Everything you need to know about earnings season

Earnings season gives investors key insights into the outlook of a company, and traders the opportunity to speculate on volatility. Learn more about what earnings season is and how to take advantage of it.

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Earnings season gives investors key insights into the outlook of a company, and traders the opportunity to speculate on volatility. Learn more about what earnings season is and how to take advantage of it. 

What is earnings season?

Earnings season is a period during which a lot of public companies release their earnings reports, which contain information about the company and its finances, as well as trends in the industry and economic growth more broadly.

The information gives shareholders and traders insights into the outlook for a company, which can influence decisions about whether to buy or sell shares.

When is earnings season?

There’s no set start or end to earnings season, but it generally begins a few weeks after the end of each quarter and lasts for six weeks after the first report.

In the U.S., companies have up to 45 days from the end of the quarter to file their financial information with the Securities and Exchange Commission (SEC). This gives us a general timeline of:

  1. First quarter (Q1) earnings season – the financial quarter ends on March 31, so earnings season often begins in mid-April and runs until the end of May
  2. Second quarter (Q2) earnings season – the quarter ends on June 30, so earnings season normally starts in mid-July and runs until the end of August
  3. Third quarter (Q3) earnings season – the financial quarter ends on September 31, so the earnings season starts in mid-October and runs until the end of November
  4. Fourth quarter (Q4) earnings season – the financial quarter ends on December 31, so the earnings season begins in mid-January and runs until late February

However, the dates of reporting aren’t the same for each segment of the economy, which creates a standardised order of proceedings by sector.

It kicks off with the major US banks reporting, and usually ends with retailers. That’s because the retail segment’s fiscal calendar is one month behind most other sectors, so instead of finishing Q4 on December 31, they finish on January 31, and so on.

The UK and Europe tend to release their earnings data a week or two after the U.S.. In the UK, quarterly earnings are not mandatory, but a lot of LSE-listed stocks choose to partake in earnings season due to the multinational nature of the market.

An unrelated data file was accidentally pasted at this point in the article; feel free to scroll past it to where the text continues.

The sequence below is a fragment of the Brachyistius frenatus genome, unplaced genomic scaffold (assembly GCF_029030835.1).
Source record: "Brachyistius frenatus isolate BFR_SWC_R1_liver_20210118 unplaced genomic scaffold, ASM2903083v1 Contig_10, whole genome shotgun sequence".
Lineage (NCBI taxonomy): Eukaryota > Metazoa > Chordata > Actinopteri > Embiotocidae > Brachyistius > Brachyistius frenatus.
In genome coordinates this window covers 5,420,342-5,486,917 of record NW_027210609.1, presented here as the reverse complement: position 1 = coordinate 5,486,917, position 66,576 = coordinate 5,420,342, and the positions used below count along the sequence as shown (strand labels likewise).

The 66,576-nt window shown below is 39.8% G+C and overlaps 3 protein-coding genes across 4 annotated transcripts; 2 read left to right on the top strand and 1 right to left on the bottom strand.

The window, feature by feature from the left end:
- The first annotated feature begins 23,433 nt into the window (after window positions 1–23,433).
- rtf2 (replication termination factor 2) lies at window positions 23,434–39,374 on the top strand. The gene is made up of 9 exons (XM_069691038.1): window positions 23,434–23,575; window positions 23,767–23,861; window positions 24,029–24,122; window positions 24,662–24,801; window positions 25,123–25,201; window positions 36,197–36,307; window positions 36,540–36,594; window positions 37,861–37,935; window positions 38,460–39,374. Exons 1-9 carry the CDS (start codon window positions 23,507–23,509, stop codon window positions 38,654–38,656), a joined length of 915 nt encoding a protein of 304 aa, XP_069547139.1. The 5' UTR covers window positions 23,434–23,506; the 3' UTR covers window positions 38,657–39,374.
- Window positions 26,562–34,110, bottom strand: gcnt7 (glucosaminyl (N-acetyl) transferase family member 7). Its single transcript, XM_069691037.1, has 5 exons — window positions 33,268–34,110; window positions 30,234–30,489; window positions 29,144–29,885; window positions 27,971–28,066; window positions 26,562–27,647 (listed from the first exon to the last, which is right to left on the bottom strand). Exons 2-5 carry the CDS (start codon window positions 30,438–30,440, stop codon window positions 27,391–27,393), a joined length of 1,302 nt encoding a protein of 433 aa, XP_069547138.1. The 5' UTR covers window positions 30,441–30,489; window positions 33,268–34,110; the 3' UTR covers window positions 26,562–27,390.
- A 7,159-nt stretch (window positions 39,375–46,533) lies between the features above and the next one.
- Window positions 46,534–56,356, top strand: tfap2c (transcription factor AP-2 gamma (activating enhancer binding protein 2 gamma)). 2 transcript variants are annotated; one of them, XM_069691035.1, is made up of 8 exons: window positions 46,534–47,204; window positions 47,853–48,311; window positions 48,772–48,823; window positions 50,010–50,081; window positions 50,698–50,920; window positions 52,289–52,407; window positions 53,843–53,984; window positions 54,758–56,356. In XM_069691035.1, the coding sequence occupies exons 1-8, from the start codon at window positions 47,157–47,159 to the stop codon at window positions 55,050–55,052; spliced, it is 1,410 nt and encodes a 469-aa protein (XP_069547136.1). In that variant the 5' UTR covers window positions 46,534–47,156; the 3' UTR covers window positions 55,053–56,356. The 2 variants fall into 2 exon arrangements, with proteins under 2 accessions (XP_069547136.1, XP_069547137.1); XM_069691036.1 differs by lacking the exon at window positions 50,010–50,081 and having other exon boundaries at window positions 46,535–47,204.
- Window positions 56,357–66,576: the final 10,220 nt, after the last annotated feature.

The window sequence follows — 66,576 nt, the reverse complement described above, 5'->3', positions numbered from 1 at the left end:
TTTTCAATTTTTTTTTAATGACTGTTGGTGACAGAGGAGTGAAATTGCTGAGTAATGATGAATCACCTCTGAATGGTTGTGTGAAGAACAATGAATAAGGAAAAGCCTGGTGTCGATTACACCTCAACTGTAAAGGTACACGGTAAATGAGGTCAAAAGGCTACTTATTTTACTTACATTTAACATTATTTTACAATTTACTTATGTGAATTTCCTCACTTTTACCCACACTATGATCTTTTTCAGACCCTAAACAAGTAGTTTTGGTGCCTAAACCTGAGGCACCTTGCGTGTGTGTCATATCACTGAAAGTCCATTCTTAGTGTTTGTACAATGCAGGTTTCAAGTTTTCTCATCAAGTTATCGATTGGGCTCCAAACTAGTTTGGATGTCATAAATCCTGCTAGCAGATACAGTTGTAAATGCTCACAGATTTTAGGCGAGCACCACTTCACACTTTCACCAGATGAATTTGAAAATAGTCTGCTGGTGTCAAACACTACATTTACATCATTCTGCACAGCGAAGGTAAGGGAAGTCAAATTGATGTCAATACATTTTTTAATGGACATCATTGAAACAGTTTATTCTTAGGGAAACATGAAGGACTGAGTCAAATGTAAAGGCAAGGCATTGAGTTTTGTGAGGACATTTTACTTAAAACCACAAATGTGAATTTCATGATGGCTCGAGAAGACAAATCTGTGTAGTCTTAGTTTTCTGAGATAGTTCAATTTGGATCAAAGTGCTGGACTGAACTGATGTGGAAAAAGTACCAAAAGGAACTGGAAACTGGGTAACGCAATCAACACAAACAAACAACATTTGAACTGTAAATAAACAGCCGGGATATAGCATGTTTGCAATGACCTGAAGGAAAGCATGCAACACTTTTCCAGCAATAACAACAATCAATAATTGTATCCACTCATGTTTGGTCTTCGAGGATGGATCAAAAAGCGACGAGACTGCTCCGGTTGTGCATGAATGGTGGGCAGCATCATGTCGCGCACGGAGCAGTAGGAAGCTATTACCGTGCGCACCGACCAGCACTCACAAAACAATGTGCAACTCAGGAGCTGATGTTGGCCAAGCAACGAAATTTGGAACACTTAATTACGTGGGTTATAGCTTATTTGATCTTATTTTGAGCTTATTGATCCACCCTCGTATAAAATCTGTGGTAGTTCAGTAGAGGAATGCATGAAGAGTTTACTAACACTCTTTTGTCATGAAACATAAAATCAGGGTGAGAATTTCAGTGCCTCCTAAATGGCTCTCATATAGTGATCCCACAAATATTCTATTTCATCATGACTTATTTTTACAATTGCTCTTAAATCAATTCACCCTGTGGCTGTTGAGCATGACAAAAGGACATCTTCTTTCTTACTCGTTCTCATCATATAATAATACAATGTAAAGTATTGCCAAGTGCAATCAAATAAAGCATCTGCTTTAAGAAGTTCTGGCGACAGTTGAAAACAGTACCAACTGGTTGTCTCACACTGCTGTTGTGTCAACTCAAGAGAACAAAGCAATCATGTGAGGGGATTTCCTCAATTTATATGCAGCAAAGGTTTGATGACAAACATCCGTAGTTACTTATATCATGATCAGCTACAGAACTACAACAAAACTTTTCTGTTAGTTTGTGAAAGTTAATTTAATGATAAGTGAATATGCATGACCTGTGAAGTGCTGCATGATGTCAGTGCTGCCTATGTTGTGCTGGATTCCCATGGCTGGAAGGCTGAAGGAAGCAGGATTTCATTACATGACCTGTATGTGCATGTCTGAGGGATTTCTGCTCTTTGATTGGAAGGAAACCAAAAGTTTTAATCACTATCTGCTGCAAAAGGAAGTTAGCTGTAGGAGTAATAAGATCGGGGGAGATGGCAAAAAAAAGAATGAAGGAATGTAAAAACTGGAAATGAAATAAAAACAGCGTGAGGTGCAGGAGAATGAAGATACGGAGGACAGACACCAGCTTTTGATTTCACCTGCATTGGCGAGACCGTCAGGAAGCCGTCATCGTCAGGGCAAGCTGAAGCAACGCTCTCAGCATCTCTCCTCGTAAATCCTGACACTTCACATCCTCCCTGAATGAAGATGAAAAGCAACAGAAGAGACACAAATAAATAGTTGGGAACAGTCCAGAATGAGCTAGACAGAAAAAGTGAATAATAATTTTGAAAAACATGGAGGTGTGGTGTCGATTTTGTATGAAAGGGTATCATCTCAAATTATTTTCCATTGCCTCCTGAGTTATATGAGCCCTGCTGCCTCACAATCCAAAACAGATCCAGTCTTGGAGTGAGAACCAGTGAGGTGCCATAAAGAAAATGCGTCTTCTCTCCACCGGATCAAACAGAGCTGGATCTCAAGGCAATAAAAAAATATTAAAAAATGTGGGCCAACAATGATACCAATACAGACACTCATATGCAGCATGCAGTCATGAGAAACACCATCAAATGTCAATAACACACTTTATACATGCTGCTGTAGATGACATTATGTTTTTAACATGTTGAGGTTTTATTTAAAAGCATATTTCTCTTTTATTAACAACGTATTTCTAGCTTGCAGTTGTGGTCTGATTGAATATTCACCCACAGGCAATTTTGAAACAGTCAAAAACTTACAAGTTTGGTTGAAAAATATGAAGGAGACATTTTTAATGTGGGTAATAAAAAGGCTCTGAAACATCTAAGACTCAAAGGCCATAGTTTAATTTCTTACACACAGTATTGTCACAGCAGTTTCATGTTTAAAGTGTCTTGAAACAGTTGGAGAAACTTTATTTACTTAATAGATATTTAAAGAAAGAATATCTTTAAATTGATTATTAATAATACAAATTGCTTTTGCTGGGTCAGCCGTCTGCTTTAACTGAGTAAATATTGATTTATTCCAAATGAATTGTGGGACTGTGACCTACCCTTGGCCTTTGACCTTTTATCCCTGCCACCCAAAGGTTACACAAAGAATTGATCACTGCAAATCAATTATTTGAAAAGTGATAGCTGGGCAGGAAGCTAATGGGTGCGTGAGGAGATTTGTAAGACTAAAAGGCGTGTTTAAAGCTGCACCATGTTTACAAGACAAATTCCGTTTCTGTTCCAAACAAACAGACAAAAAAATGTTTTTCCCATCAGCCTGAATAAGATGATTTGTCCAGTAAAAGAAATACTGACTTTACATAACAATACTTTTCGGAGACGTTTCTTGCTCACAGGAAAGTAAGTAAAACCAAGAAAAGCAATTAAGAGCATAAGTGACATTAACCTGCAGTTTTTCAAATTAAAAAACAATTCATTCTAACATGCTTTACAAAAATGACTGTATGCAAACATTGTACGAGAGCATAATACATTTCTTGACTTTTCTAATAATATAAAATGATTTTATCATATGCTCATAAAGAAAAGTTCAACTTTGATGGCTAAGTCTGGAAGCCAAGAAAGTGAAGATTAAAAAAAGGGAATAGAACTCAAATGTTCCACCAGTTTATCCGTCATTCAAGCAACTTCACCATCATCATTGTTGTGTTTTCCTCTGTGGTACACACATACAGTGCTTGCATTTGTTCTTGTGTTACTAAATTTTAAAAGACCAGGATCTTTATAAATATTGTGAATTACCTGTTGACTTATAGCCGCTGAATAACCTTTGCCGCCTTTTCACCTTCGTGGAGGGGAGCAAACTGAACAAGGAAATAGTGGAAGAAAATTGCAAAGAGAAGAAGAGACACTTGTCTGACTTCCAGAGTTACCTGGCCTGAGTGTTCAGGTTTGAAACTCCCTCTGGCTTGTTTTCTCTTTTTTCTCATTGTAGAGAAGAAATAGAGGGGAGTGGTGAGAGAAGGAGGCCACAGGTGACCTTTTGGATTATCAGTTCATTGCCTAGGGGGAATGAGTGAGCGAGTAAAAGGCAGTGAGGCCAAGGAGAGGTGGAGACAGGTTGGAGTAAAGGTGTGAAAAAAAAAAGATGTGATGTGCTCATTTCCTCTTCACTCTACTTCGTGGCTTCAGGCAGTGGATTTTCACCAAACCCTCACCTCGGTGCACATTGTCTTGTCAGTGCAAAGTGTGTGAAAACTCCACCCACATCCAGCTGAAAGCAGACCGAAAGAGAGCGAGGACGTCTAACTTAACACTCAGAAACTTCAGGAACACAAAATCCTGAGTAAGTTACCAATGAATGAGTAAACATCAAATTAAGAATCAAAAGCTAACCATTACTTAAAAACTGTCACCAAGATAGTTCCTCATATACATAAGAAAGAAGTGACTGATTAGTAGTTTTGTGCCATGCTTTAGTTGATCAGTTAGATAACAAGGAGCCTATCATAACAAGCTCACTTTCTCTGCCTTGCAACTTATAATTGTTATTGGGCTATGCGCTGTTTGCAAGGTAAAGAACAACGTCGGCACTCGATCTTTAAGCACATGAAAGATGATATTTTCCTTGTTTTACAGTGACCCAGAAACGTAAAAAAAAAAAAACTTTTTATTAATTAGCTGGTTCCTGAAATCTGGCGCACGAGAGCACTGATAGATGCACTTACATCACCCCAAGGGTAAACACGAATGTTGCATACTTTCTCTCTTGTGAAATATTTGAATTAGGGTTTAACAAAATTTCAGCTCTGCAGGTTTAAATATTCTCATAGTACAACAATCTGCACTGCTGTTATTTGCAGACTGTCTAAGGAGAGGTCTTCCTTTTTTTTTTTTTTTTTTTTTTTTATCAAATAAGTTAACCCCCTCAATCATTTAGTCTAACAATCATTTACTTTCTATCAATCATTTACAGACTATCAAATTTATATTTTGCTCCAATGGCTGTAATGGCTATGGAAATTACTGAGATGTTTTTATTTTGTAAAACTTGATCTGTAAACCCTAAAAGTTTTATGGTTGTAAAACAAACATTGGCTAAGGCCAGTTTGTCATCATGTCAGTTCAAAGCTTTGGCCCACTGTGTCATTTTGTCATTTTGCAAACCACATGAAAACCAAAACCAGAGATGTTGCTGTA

Australian companies listed on the ASX have to report earnings at least twice a year, and usually coincide with U.S. earnings.

What is an earnings report?

An earnings report is a collection of financial statements that companies issue during earnings season, which details their profits (or losses) over the previous financial period. It’s divided into three sections:

  1. The balance sheet – reports a company’s assets, liabilities and shareholder equity
  2. The income statement – shows a company’s revenues, expenses and profitability
  3. The cash-flow statement – summarises the amount of cash and cash equivalents entering and leaving a company

Together, these documents allow investors to take a peek under the hood of a company’s operations and see how they’re currently performing, and how that might change in the future.

Learn how to read an earnings report.

There are a huge number of different figures that are covered throughout these three statements, but there are a few that analysts and market participants keep their eye on. These are:

  • Revenue – also known as the top line – is the money a company makes from its business operations. Companies will focus on revenue figures as a way of assessing demand for products and services, but it’s important to look at how it stacks up against net income. A high revenue coupled with a low or negative net income means a company isn’t managing its costs effectively, and this can be cause for concern. Learn more about revenue
  • Net income – also known as the bottom line – is the profit earned for the period. It’s calculated by subtracting costs from revenue. Investors look at net income to decide whether a company is stable, as consistent profits mean it’s more likely to survive, thrive, and attract future investment. Find out more about net income
  • Operating expenses is the money a company has spent throughout the quarter in order to make its products. It includes things like research and development, marketing, employee salaries and so on. While these detract from net income, some expenses are viewed positively by markets. For example, investment into R&D or additional headcount can be a sign the company is expanding and confident in its future